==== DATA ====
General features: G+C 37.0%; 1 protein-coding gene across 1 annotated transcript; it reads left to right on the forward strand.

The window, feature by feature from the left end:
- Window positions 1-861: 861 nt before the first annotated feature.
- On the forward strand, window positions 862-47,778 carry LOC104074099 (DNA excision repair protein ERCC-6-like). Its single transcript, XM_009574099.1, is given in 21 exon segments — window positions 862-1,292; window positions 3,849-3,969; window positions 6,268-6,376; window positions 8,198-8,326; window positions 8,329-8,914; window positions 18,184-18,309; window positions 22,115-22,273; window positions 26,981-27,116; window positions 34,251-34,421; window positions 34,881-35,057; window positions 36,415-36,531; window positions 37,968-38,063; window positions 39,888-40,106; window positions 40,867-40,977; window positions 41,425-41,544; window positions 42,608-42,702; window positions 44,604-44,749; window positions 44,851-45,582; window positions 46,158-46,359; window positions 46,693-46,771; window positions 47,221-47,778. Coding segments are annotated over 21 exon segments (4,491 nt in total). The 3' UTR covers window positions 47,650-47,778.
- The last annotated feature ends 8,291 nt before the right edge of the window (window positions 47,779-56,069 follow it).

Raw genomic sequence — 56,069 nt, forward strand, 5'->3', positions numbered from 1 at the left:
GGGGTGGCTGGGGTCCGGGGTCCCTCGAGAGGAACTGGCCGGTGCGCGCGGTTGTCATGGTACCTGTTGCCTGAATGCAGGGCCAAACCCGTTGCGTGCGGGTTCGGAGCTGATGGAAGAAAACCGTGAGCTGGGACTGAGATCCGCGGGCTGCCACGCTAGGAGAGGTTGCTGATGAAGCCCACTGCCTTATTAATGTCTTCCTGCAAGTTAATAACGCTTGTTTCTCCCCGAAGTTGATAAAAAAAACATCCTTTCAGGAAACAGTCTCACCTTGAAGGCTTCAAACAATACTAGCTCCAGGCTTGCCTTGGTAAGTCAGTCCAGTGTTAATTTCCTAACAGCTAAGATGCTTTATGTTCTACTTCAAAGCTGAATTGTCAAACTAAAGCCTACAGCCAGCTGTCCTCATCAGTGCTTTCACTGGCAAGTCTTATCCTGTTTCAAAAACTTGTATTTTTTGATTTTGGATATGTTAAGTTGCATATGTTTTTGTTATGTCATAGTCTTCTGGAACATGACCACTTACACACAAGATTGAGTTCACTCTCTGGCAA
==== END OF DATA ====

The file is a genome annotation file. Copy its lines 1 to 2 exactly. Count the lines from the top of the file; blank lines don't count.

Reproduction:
General features: G+C 37.0%; 1 protein-coding gene across 1 annotated transcript; it reads left to right on the forward strand.

The window, feature by feature from the left end: